Science Fiction & Fantasy Book Reviews (page 277)

LONGTUSK by Stephen Baxter
SCIENCE FICTION & FANTASY
Released: June 12, 2001

"Sometimes affecting if often uncomfortably similar to the first installment, especially in the enslavement scenes; mammoth fans, though, will certainly want to continue their acquaintanceship."
Second volume (following Silverhair, 1999) of Baxter's trilogy, previously published in Britain. Read full book review >
THE KING OF DREAMS by Robert Silverberg
SCIENCE FICTION & FANTASY
Released: June 12, 2001

"Turgid—sentences swell into paragraphs, paragraphs bloat into pages, pages expand to fill entire chapters—though empty of wit, zest, or creativity: the terminal episode in a hitherto interminable series subsides with no more than a tiny gasp."
Completing the Prestimion trilogy and, we're told, bringing the entire fantasy/SF Majipoor Cycle (Lord Prestimion, 2000, etc.) to a conclusion. Read full book review >

RITUAL OF PROOF by Dara Joy
FICTION & LITERATURE
Released: June 12, 2001

"Lots of steamy sex enlivens a plodding storyline."
Joy debuts in hardcover with this semifuturistic fantasy romance set in a society ruled by women. Read full book review >
REUNION by Alan Dean Foster
SCIENCE FICTION & FANTASY
Released: June 1, 2001

"Conclusion: the author's aiming to spin things out indefinitely."
After five years, the Flinx and Pip far-future series reappears (Mid-Flinx, 1995). Read full book review >
THE RING OF FIVE DRAGONS by Eric Van Lustbader
SCIENCE FICTION & FANTASY
Released: June 1, 2001

"As they beg our sympathy for their white-knuckled grief, these heroines speak a rhetoric that itself must have been bounced off the five moons. Still, this midnight dish will leave many disembodied with rapture."
As with the bloody Black Blade (1999), Lustbader again abandons his Ninja action tales to return to the fantasy and foam of his earlier Sunset Warrior cycles. Will loyal fans find this moonglow too greatly at odds with his somersaulting thrillers and perhaps not cross over? Read full book review >

DEAD HAND by Harold W. Coyle
SCIENCE FICTION & FANTASY
Released: June 1, 2001

"All-male armament and action, and one deadly female Russian. And, by heaven, with writers like Coyle standing watch over us, who needs Bruce Willis?"
Remember the Russian Doomsday Machine in Dr. Strangelove? The one meant to go off should all other retaliatory systems fail during a first strike against the USSR? Well, Coyle (God's Children, 2000) remembers it. Read full book review >
THE MAMMOTH BOOK OF AWESOME COMIC FANTASY by Mike Ashley
FICTION & LITERATURE
Released: June 1, 2001

"EWSLUGJK Rowling is far from alone in the making of merry magic."
The Mammoth master's third collection of silly, satiric, ridiculous, cute, pun-packed, cornball fantasy is often fun, but, well, not exactly awesome. Read full book review >
QUARTET by George R.R. Martin
MYSTERY THRILLER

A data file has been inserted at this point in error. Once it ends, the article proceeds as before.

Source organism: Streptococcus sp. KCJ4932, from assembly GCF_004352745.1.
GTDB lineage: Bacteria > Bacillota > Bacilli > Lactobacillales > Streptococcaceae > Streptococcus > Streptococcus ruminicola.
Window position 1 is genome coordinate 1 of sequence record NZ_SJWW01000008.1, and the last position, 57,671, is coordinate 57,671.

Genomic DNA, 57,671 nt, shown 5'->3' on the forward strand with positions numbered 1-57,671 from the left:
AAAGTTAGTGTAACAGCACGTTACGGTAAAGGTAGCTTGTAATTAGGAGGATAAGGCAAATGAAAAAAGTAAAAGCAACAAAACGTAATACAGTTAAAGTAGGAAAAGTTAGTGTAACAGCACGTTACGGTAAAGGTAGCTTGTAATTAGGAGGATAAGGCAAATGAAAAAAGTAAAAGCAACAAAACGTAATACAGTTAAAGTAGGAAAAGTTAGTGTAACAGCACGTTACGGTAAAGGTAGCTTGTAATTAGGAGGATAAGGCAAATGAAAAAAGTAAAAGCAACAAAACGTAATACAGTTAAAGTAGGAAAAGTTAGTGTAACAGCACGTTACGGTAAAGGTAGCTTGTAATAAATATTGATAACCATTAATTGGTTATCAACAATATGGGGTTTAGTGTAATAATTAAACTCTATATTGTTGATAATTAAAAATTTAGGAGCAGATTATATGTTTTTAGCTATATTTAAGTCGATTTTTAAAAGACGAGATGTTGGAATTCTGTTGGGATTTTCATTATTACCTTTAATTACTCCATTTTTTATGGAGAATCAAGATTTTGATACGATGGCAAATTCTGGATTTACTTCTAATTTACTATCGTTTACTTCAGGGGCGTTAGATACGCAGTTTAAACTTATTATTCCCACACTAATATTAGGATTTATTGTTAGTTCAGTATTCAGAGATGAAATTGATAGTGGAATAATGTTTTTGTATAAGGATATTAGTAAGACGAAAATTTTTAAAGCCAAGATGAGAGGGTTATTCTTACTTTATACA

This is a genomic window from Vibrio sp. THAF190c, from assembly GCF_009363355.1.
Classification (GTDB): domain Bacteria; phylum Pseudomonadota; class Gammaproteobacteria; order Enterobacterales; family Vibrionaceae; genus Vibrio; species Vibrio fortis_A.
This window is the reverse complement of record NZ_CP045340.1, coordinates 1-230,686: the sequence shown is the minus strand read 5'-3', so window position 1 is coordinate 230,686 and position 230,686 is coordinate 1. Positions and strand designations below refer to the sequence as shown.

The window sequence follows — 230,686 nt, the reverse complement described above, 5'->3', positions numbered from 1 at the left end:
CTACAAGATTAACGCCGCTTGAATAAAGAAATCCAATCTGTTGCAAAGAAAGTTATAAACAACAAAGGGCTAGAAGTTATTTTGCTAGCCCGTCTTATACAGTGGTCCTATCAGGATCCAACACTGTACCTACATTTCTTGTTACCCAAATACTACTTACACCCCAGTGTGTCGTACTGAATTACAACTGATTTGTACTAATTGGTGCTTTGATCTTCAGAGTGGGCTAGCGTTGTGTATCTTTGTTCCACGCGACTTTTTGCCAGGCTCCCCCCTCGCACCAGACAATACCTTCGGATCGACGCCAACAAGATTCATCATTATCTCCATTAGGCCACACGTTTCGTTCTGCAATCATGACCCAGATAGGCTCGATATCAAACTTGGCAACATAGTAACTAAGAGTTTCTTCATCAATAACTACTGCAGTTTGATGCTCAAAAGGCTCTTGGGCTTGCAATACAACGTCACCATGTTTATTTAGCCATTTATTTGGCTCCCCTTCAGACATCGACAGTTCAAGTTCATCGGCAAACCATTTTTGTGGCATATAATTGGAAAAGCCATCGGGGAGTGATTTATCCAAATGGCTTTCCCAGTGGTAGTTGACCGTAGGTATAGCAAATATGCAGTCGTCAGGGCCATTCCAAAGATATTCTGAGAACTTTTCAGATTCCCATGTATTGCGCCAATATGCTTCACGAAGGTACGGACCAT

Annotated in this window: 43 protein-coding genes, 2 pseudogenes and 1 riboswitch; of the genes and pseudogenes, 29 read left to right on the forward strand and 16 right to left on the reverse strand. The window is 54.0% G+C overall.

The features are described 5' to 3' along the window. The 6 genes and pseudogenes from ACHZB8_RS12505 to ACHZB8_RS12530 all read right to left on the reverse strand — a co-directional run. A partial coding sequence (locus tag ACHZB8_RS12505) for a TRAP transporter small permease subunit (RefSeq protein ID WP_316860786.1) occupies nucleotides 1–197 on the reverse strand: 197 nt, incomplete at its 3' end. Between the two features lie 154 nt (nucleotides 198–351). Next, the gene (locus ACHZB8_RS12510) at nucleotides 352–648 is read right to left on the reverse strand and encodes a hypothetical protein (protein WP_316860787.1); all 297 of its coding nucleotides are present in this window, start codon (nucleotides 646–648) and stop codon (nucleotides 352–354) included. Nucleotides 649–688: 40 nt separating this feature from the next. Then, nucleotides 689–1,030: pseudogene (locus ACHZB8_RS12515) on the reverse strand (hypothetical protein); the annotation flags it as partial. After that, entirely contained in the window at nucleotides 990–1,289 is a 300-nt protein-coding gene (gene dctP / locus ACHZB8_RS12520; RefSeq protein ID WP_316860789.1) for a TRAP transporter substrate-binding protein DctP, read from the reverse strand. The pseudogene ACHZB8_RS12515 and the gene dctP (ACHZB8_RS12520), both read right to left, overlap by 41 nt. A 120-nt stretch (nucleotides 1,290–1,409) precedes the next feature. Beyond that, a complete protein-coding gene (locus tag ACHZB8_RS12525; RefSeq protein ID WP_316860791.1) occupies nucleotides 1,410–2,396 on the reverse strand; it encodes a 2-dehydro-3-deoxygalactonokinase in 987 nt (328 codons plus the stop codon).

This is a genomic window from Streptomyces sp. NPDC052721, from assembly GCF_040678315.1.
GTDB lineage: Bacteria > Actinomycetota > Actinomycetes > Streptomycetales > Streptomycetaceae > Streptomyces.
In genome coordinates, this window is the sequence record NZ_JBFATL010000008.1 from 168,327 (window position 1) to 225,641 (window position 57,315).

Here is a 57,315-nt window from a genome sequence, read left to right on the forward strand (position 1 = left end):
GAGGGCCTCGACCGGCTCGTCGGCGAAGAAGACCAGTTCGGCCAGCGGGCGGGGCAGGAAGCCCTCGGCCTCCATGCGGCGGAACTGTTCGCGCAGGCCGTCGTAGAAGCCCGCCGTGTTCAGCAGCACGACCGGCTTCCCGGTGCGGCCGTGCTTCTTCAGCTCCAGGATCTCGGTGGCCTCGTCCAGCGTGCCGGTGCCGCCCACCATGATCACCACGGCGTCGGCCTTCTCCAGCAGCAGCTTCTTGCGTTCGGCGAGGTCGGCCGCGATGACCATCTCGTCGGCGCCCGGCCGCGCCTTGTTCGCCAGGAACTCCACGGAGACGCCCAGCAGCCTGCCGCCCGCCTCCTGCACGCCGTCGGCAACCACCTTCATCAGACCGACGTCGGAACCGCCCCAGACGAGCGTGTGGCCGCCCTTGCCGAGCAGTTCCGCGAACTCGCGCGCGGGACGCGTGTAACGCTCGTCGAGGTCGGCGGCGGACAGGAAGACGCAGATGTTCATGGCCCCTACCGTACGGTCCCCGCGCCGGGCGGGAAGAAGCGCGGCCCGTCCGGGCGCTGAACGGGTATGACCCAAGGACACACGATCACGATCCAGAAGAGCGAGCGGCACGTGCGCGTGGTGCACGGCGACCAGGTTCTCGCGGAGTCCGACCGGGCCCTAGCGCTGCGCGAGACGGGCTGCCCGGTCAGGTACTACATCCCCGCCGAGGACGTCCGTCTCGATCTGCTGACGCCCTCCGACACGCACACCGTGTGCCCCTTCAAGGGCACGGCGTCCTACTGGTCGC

Released: June 1, 2001

"For fans only."
Television fantasy-writer and SF novelist Martin (A Clash of Kings, 1999, etc.) empties his trunk of four longer works, two of which should have remained there. Read full book review >
FICTION & LITERATURE
Released: June 1, 2001

"Gimmicky, sardonic, and sharply twisted: short, snappy gifts to contemporary fantasy that are still worth reading, if only to know how well, if not how often, Brown caught the brass ring."
A career retrospective of SF's master of the vignette. Read full book review >
FICTION & LITERATURE
Released: June 1, 2001

"The definitive collection of science fiction's greatest humorist—and this is only the first volume."
Thirty-three gems, most of which still shine brightly, written between 1946-94, by the frequently anthologized, and highly original, science fiction master. Read full book review >
THE SECRET OF LIFE by Paul McAuley
SCIENCE FICTION & FANTASY
Released: June 1, 2001

"Spectacular ideas, life-sized characters, credible and provocative politicking and maneuvering: a pity, then, about the present-tense narrative, which intrusively smothers any developing sense of drama."
Near-future biological thriller from the author of the dazzling far-future Confluence trilogy (completed with Shrine of Stars, 2000), etc. In 2026, a huge invasive biological growth, the Slick, floats in the Pacific Ocean. Read full book review >
THE SHADOW SORCERESS by Jr. Modesitt
SCIENCE FICTION & FANTASY
Released: June 1, 2001

"Soggy dialogue and paper-thin descriptive passages, hobbled further by Modesitt's annoying habit of noting little more about his characters than their all-too-numerous smiles, frowns, and facial grimaces."
A new triology extending, but not improving, Modesitt's well-regarded Spellsong Cycle (Darksong Rising, 2000, etc.). Read full book review >
Kirkus Interview
Katey Sagal
author of GRACE NOTES
April 10, 2017

In her memoir Grace Notes, actress and singer/songwriter Katey Sagal takes you through the highs and lows of her life, from the tragic deaths of her parents to her long years in the Los Angeles rock scene, from being diagnosed with cancer at the age of twenty-eight to getting her big break on the fledgling FOX network as the wise-cracking Peggy Bundy on the beloved sitcom Married…with Children. Sparse and poetic, Grace Notes is an emotionally riveting tale of struggle and success, both professional and personal: Sagal’s path to sobriety; the stillbirth of her first daughter, Ruby; motherhood; the experience of having her third daughter at age 52 with the help of a surrogate; and her lifelong passion for music. “While this book is sure to please the author’s many fans, its thoughtful, no-regrets honesty will no doubt also appeal to readers of Hollywood memoirs seeking substance that goes beyond gossip and name-dropping,” our critic writes. “A candid, reflective memoir.” View video >